I’ve never seen a good college quarterback fall from favor the way Fromm did this year, and I’d suggest that at least some of it had to do with Justin Fields. Remember when Smart said after Fromm’s strong performance against Florida that the quarterback took criticism to heart? (Smart also said of his team’s fans: “They don’t think Jake can throw.”) With Fields excelling at Ohio State, every Saturday became another verse of that new tune, “Georgia Kept The Wrong Guy.” Might such slights have led Fromm, who previously had shown little self-doubt, to question himself?
Were Fromm’s receivers first-rate? No. That said, shouldn’t a good O-line and the threat of play-action have led Fromm, who’d started every game since relieving the injured Jacob Eason in the 2017 opener, to do as he’d done as a freshman and sophomore, if not better? And yet: As a freshman, Fromm ranked ninth nationally in passing efficiency; as a sophomore, he ranked fifth; as a junior, he ranked 55th. How do we explain that?
There were whispers he had a dead arm. Fromm and Smart denied it. (Smart also said Swift was “fine,” health-wise, against LSU. This after he was given two carries.) There was thought that James Coley, who replaced Jim Chaney as offensive coordinator, wasn’t up to snuff. There was speculation that Smart erred by not hiring a new quarterbacks coach when Coley, who’d filled that role last season, was bumped up to O.C. There was consternation that Georgia’s offense isn’t as sleek as, say, Oklahoma’s or LSU’s.
Here, though, we ask: Does Fromm’s skill set mirror Baker Mayfield’s or Kyler Murray’s or Joe Burrow’s? If Georgia wanted to run that sort of offense, shouldn’t Smart have picked Fields over Fromm? But how many coaches would have told an incumbent, “You’ve taken us to a national championship game, but I’ve decided to go with the other guy?” (Other than Nick Saban, who said as much to Jalen Hurts, who’d taken Alabama to TWO national championship games.)
Smart on Saturday: “People can say, well, ‘Coach Smart wants to play man-ball.’ Coach Smart wants to win. We threw the ball 42 times. You can say it was because we were behind, but we threw the ball early in the game, and we had some drops, we had some misses. It's not a matter of, “What is your offensive philosophy?’ It’s, ‘What is the best way to win the game?’”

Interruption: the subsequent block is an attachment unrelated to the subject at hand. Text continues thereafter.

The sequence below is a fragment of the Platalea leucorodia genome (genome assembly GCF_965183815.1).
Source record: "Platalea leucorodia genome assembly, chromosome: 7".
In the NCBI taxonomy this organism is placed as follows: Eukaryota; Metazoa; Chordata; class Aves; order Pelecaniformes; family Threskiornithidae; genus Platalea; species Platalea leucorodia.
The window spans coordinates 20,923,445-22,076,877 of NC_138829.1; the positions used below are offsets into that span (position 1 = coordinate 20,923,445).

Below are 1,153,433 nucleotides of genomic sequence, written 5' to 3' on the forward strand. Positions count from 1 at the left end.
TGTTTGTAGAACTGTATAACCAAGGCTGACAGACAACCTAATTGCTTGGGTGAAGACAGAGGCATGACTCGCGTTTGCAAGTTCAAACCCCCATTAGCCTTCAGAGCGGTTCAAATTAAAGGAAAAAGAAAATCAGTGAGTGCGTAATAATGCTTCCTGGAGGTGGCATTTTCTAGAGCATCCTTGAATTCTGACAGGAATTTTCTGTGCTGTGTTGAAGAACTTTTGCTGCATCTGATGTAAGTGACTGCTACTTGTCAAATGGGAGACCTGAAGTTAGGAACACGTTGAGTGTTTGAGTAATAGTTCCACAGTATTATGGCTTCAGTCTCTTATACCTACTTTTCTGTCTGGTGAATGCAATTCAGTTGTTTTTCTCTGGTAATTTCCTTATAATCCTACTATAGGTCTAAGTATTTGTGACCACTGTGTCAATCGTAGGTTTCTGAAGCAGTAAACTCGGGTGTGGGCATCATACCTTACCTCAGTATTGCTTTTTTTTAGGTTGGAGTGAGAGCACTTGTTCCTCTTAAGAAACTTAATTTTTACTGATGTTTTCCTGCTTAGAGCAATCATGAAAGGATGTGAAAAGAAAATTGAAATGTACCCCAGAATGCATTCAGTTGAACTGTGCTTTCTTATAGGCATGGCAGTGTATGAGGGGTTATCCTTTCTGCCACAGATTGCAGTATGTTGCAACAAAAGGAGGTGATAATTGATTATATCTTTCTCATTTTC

Any discussion of Georgia must state the obvious: The Bulldogs under Smart have ascended to a plane they never quite reached under Mark Richt. Even when Richt’s 2002 and 2005 teams won the SEC, they didn’t play for a BCS title. Smart’s recruiting seems to have teed up the Bulldogs for what should be sustained success, but Richt recruited well, too, and his first four seasons mirrored Smart’s first four. Year 1: eight losses. Year 2: SEC champs. Year 3: won the East, routed by LSU for the SEC title. Year 4: two losses.
This isn’t to suggest that Smart is no better than Richt, or that Richt wasn’t good. This is to say that maintaining excellence is harder than achieving it. Saban did it. Steve Spurrier did it. Not many do. Richt won the SEC East three times in his first five years; he won it twice over the next 10.
The LSU loss might have been nothing more than a great team taking advantage of a slightly lesser team beset by injuries. Then again, it might have been a warning flare: The stuff that worked for two years didn’t work so well this time. Does that mean it won’t work again? Does Smart needs to change his ways?
Georgia is 11-2, which usually would constitute success. By winning so big so fast, Smart raised expectations to where anything short of a national championship doesn’t slake Bulldog Nation’s thirst. This season marked a slight retreat. The offense got worse. Fromm got worse. Georgia lost the SEC championship by 27 points, as opposed to last year’s seven. It’s headed back to the Sugar Bowl to play another Big 12 runner-up. That isn’t a terrible thing. It’s just not the thing Georgia wants most.